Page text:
The Middle Kingdom is now leading the way in some consumer trends
Chinese New Year is upon us, and the Year of the Goat is bringing with it more evidence that Chinese consumers are starting to lead, rather than follow, some of the newer consumer trends we are observing.
Once upon a time, Chinese New Year meant a family gathering back home, with family cooking over several nights and several generations eating together, followed by a tradition where elder members of the family give lucky money in red pockets to the younger generation.
For many Chinese this will have been the scene this week. However some people are adapting the traditions and doing things a bit differently. Using our upcoming Consumer Trends as a guide, this is how the new Chinese are celebrating their new year:
#1 INSTANT – Lucky money going digital and mobile among youngsters
The lucky money that young people receive is increasingly digital, delivered into online accounts . This year the method has exploded in popularity thanks in large part to the e-commerce boom in China. It’s been used by e-commerce or social media businesses as a marketing activity to attract and retain users. Through e-commerce websites such as Taobao, social media such as Wechat or Taxi booking service application Didi that provide the digital red pocket service, a user can distribute his / her lucky money with personalised New Year wishes and digital red pocket to a selection of other users. Once it is distributed, the receiver can immediately check their online banking to see how much money they’ve received. They can spend it immediately on the e-commerce website to buy whatever they like.
#2 UPGRADE / CUSTOMISATION – Invite a chef home to cook the family reunion dinner
Eating out during Chinese New Year can be 3-5 times more expensive than usual. Cooking at home for a large family is not always enjoyable. Those who do not wish to go out and do not want to cook at home can invite a chef from a restaurant to cook for them at home with a fee of 300-500RMB. This year, the service is particularly popular in Beijing, Shanghai and Hangzhou. You can book an appointment with your chef through an app and decide the menu based on the number of people and their preferences.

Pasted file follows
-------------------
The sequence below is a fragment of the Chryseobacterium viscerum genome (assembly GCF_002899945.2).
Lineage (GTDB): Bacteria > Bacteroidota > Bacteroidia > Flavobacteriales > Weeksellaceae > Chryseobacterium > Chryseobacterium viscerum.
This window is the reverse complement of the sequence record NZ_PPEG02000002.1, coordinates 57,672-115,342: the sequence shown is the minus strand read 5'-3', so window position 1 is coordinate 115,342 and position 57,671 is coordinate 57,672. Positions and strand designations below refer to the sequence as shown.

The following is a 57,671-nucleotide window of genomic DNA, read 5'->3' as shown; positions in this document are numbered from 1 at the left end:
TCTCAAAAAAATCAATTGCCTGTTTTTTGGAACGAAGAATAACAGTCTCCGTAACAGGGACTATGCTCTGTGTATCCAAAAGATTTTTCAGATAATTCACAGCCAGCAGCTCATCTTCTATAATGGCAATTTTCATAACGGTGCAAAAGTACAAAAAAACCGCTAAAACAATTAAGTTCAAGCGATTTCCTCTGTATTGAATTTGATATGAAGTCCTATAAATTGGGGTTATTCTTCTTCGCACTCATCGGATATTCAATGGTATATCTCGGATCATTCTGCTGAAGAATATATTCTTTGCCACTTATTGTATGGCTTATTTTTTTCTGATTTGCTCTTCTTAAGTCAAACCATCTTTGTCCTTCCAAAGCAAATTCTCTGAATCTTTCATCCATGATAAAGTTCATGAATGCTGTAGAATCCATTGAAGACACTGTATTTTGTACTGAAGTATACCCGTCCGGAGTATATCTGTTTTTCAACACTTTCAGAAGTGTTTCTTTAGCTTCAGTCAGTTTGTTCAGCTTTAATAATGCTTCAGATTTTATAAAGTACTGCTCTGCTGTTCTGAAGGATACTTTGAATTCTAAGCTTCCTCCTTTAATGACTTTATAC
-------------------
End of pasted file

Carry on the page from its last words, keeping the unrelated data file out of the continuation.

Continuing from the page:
#3 ACTIVATE –To celebrate the New Year, we don’t go home, we go abroad (and maybe learn something)
2 weeks before Chinese New Year, friends and family of mine have posted on Weibo their travel plans for the New Year. While some of them are going to Japan, Korea, Singapore or Taiwan, some of them are more adventurous. This year, my mother, who doesn’t speak a word of English, decided to “abandon” her family during the most important Chinese festival and go for a 9-day trip with her friends to South Africa.
It also seems like shopping, eating and sightseeing are not the main motivation to travel. Several friends of mine are taking the New Year holiday as a great opportunity to do course abroad and improve themselves – learning tea etiquette in Japan, a cooking class in Singapore, skiing class in Korea. And some of them are looking for an “escape” from the busy life and look for peace in mind by spending time alone without the family.